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Thursday, October 13, 2011

What does it take?

Cooking dinner and listening to new music on Melbourne's rrr radio station, I thought about Miss Georgia Lucy. Not long ago, Ruby and I had a 'single mum and daughter bunk in' existence in a 1980s two bedroom unit, in Brunswick; errr, with a dog, a cat and a rabbit. It was cosy and close. We were lucky to live next door to Georgia and an innumerable, relentless roll of free-ranging artomusicocraftiovibeo folks - of the younger human demographic. They lived next door in a run-down squat style house attached to an old garage. It was marked for demolition so it didn't matter how they inhabited the space. There they established 'Medium', as an artist space and gallery, a veritable playground for frolicsome spirits.

Living in close quarters in Brunswick, outdoors became a necessary lure, inviting simple urban adventures. Sometimes Ruby would strap Marvin K Mooney into his tiny harness and with Motu the dog we endeavoured to train a rabbit how to walk around the block. We mostly resorted to giving Marvie a piggy back ride on Motu (who was old and decrepit and didn't seem to mind). On other occasions we strapped ourselves up with wheels and roller-skated, around the vast concrete factory 'rinks'. And I frightened pedestrians by falling over a lot. But I digress. It was a challenging time; post family breakdown, etc..... and we 'made our own fun'. But in retrospect, there was more to it.

The weekend after the hippies moved in, they held a 'garage sale', and sold, well, basically stuff that nobody would want. Feeling a neighbourly sense of responsibility, we lobbed up in our Saturday morning tracky-dacks, introduced ourselves and donated some fairly decent stuff that we thought people might buy.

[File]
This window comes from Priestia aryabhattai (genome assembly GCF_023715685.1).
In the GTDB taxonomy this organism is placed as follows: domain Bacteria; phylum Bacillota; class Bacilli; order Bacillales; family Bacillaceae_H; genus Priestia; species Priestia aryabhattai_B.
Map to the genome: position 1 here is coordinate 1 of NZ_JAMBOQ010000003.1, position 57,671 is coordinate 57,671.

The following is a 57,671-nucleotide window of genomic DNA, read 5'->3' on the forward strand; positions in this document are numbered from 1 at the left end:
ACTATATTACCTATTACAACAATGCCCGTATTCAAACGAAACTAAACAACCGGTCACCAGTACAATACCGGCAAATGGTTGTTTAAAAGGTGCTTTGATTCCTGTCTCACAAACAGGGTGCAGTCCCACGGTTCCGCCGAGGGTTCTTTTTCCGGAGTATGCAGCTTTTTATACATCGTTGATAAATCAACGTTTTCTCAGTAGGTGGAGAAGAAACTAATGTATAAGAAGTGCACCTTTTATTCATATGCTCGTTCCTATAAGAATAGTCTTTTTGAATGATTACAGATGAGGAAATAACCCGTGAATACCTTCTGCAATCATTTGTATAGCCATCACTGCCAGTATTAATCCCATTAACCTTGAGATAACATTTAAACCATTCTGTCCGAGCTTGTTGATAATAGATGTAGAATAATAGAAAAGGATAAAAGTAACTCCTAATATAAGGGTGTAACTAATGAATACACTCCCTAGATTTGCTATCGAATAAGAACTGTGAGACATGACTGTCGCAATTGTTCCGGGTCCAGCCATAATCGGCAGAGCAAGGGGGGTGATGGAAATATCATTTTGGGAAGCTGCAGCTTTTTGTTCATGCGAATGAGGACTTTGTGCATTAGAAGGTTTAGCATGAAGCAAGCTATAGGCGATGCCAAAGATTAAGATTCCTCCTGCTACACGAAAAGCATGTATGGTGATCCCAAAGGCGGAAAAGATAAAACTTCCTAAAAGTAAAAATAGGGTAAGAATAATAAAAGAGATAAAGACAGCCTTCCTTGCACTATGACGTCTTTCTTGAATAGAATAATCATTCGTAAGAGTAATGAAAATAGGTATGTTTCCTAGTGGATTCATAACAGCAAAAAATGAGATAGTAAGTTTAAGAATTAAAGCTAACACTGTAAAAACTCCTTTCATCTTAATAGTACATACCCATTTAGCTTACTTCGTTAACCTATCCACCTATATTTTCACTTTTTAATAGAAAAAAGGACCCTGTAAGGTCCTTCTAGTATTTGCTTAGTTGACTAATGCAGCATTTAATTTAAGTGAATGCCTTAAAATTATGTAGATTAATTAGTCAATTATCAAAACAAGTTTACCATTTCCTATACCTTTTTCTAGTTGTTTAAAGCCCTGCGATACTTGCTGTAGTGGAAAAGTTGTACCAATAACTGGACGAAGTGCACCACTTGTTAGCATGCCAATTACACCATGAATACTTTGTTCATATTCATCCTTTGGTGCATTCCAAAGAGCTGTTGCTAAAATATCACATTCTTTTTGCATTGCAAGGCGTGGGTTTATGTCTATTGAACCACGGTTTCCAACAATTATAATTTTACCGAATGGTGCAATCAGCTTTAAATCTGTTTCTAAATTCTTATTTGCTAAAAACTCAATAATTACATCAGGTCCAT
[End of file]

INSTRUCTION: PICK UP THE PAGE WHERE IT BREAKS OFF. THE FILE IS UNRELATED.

Georgia was around 19 or 20, and had moved to Melbourne from Newcastle. By typical coincidence, Ruby had only the year before, attended Year 7 at Newcastle High School, with Georgia's brother. This young woman like to paint and draw and sing out of tune with her husky voice late at night. She soon began to wear some of the old scraps of opshop clothes that I'd donated. And she became very fond of Motu. During a nasty hail storm Motu disappeared. After several distressing laps around the neighbourhood we eventually found him, well ensconced next door, sitting on a pile of cushions and beanbags, while Georgia painted his portrait: a veritable botticelli mutt.
Georgia gave us the painting. We love it, especially because Motu passed away last year.

But I digress.

So here I was, cooking and thinking about Georgia and her artistic clan, listening to the radio and relishing every song it waved at me. Then I heard about a stage play that I would LOVE to see. Barry Dickens; journalist, critic, playwright, has at last launched a play he wrote many years ago, about Brett Whiteley's life. Brett Whiteley. The exemplary eccentric, drug addled genius. The story of his life is intense and intriguing. Hmmm, would it be too clever, too avant-garde for a garden variety thesbi-cretin such as me?

I was thinking about talent, and the diversity of forms it takes. To me, creativity is an essential part of life, but so hard to incorporate when one lives with a work-focussed mind-bent. I mean; to create, survive adversity, truly love people, and celebrate living a meaningful life, while living in the moment. Is this asking too much, biting off more than can be swallowed by the average soul?

I personally struggle to do this. I have spent most of my life trying to run ahead of a dog snapping at my heels. You know, the black dog. Actually that metaphor doesn't work for me: its more like a deep dark well. I'm the sort of person who gives myself a harder time than anyone else can. I expect a lot from life: I require it of myself, and if I fail at this ambition then I find it hard to forgive myself.

I work with people who live their lives managing serious mental illness. I do this because nobody could inspire me more. Over the years I've worked on the development of a 'Recovery' program, initially researching and writing it, and these days I'm in the field facilitating the program with groups, and supporting people who have a mental illness to run groups themselves. This seedling of a program is changing people's lives. It's giving them a lease on life, but not like a pharmaceutical or a yoga program. It simply reminds them of their potential, and supports them to re-imagine themselves, gives them hope that despite the blows of social judgement, misfortune, homelessness, joblessness and ill-health, they innately have a 'take' on life. And everyday relearned achievements give them a powerful sense of accomplishment. This too is living life creatively. Making something out of very very little.

Cooking, listening to music and thinking about my exposure to wonderful people. This cheers me up; I almost feel like I've painted something.

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